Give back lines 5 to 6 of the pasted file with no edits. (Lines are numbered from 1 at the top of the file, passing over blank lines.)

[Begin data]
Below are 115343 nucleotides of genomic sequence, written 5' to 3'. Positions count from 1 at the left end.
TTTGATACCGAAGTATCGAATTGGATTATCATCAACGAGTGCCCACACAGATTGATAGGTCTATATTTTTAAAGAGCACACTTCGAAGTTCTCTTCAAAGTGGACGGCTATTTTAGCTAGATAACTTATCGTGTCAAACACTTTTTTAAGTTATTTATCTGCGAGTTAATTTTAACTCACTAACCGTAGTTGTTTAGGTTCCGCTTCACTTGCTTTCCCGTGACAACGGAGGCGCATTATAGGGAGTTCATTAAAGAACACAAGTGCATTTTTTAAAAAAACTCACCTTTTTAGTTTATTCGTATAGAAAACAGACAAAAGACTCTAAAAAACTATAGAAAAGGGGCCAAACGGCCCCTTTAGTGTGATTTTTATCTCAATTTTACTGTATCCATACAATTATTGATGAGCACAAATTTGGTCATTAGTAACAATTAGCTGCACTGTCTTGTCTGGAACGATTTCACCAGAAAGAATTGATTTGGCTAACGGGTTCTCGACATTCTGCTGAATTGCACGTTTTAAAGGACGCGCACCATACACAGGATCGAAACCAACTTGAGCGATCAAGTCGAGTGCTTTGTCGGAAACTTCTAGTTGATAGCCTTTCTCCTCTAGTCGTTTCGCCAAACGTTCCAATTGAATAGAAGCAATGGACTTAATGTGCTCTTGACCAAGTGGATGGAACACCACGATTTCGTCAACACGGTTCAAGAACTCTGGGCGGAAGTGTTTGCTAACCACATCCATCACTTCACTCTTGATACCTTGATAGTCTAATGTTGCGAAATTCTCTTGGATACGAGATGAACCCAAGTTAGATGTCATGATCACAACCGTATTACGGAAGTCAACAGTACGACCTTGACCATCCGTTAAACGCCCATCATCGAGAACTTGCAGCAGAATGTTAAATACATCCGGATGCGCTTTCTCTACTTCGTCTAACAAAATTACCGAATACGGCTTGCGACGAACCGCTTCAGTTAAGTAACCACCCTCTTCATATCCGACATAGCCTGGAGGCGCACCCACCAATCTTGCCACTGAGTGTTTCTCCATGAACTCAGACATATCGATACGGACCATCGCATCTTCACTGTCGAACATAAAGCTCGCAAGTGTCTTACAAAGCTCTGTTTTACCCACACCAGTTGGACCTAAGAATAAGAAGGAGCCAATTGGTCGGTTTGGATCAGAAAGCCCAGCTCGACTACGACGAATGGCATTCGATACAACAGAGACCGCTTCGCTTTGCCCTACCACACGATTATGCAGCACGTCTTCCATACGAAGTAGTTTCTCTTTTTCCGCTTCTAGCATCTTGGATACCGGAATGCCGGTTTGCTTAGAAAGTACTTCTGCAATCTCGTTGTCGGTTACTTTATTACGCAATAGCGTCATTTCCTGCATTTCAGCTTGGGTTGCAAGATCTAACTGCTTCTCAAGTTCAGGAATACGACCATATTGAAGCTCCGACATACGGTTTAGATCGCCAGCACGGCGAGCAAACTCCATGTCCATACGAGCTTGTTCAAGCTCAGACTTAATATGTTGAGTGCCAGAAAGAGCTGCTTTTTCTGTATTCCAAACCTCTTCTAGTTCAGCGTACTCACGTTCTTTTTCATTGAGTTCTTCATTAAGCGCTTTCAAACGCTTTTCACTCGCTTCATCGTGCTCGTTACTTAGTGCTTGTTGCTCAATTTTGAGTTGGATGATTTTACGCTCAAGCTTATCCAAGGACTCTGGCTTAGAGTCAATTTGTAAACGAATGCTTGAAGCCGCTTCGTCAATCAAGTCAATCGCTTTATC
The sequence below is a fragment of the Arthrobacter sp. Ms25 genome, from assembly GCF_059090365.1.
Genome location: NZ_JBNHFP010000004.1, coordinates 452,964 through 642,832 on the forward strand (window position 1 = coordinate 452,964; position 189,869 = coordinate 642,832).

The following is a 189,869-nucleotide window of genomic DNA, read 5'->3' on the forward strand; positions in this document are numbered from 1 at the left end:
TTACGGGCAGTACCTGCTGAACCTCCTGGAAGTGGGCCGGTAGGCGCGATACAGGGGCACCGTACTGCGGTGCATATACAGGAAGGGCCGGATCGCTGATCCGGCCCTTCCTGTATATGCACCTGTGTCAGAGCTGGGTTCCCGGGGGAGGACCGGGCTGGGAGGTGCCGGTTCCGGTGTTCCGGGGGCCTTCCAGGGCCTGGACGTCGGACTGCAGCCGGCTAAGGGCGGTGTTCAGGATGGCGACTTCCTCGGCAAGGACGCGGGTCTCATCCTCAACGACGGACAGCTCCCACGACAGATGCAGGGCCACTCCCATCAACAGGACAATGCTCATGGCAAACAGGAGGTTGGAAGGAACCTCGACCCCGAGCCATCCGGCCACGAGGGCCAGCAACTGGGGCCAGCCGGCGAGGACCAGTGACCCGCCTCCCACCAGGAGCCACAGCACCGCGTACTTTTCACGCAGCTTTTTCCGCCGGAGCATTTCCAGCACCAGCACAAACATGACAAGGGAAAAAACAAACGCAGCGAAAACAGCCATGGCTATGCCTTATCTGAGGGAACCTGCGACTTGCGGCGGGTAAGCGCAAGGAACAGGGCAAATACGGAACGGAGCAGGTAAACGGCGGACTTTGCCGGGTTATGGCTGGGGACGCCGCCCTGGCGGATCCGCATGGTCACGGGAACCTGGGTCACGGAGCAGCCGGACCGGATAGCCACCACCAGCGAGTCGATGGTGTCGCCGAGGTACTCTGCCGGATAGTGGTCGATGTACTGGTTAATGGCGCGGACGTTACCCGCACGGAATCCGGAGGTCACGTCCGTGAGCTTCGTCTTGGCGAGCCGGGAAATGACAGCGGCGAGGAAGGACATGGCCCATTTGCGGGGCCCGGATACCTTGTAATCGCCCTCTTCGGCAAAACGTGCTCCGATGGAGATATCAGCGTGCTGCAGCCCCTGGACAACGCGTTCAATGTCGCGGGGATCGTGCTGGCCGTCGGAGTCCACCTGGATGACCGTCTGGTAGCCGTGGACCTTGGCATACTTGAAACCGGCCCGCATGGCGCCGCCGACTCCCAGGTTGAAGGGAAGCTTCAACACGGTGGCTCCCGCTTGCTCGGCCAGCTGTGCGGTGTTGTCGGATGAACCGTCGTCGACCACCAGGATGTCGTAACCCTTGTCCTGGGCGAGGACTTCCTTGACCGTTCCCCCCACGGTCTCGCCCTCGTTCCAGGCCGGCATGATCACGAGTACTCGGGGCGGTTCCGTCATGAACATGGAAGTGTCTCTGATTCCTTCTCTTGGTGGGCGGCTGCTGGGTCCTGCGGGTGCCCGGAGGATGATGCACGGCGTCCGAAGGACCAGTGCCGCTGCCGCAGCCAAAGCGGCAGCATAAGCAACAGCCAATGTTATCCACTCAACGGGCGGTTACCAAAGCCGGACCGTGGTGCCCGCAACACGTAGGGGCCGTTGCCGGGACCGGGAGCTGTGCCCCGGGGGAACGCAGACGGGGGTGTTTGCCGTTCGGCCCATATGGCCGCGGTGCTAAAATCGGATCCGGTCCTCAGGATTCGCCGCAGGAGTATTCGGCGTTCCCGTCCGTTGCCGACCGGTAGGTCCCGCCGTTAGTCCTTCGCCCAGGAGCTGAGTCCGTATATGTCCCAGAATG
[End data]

The following is a 189,869-nucleotide window of genomic DNA, read 5'->3' on the forward strand; positions in this document are numbered from 1 at the left end:
TTACGGGCAGTACCTGCTGAACCTCCTGGAAGTGGGCCGGTAGGCGCGATACAGGGGCACCGTACTGCGGTGCATATACAGGAAGGGCCGGATCGCTGATCCGGCCCTTCCTGTATATGCACCTGTGTCAGAGCTGGGTTCCCGGGGGAGGACCGGGCTGGGAGGTGCCGGTTCCGGTGTTCCGGGGGCCTTCCAGGGCCTGGACGTCGGACTGCAGCCGGCTAAGGGCGGTGTTCAGGATGGCGACTTCCTCGGCAAGGACGCGGGTCTCATCCTCAACGACGGACAGCTCCCACGACAGATGCAGGGCCACTCCCATCAACAGGACAATGCTCATGGCAAACAGGAGGTTGGAAGGAACCTCGACCCCGAGCCATCCGGCCACGAGGGCCAGCAACTGGGGCCAGCCGGCGAGGACCAGTGACCCGCCTCCCACCAGGAGCCACAGCACCGCGTACTTTTCACGCAGCTTTTTCCGCCGGAGCATTTCCAGCACCAGCACAAACATGACAAGGGAAAAAACAAACGCAGCGAAAACAGCCATGGCTATGCCTTATCTGAGGGAACCTGCGACTTGCGGCGGGTAAGCGCAAGGAACAGGGCAAATACGGAACGGAGCAGGTAAACGGCGGACTTTGCCGGGTTATGGCTGGGGACGCCGCCCTGGCGGATCCGCATGGTCACGGGAACCTGGGTCACGGAGCAGCCGGACCGGATAGCCACCACCAGCGAGTCGATGGTGTCGCCGAGGTACTCTGCCGGATAGTGGTCGATGTACTGGTTAATGGCGCGGACGTTACCCGCACGGAATCCGGAGGTCACGTCCGTGAGCTTCGTCTTGGCGAGCCGGGAAATGACAGCGGCGAGGAAGGACATGGCCCATTTGCGGGGCCCGGATACCTTGTAATCGCCCTCTTCGGCAAAACGTGCTCCGATGGAGATATCAGCGTGCTGCAGCCCCTGGACAACGCGTTCAATGTCGCGGGGATCGTGCTGGCCGTCGGAGTCCACCTGGATGACCGTCTGGTAGCCGTGGACCTTGGCATACTTGAAACCGGCCCGCATGGCGCCGCCGACTCCCAGGTTGAAGGGAAGCTTCAACACGGTGGCTCCCGCTTGCTCGGCCAGCTGTGCGGTGTTGTCGGATGAACCGTCGTCGACCACCAGGATGTCGTAACCCTTGTCCTGGGCGAGGACTTCCTTGACCGTTCCCCCCACGGTCTCGCCCTCGTTCCAGGCCGGCATGATCACGAGTACTCGGGGCGGTTCCGTCATGAACATGGAAGTGTCTCTGATTCCTTCTCTTGGTGGGCGGCTGCTGGGTCCTGCGGGTGCCCGGAGGATGATGCACGGCGTCCGAAGGACCAGTGCCGCTGCCGCAGCCAAAGCGGCAGCATAAGCAACAGCCAATGTTATCCACTCAACGGGCGGTTACCAAAGCCGGACCGTGGTGCCCGCAACACGTAGGGGCCGTTGCCGGGACCGGGAGCTGTGCCCCGGGGGAACGCAGACGGGGGTGTTTGCCGTTCGGCCCATATGGCCGCGGTGCTAAAATCGGATCCGGTCCTCAGGATTCGCCGCAGGAGTATTCGGCGTTCCCGTCCGTTGCCGACCGGTAGGTCCCGCCGTTAGTCCTTCGCCCAGGAGCTGAGTCCGTATATGTCCCAGAATG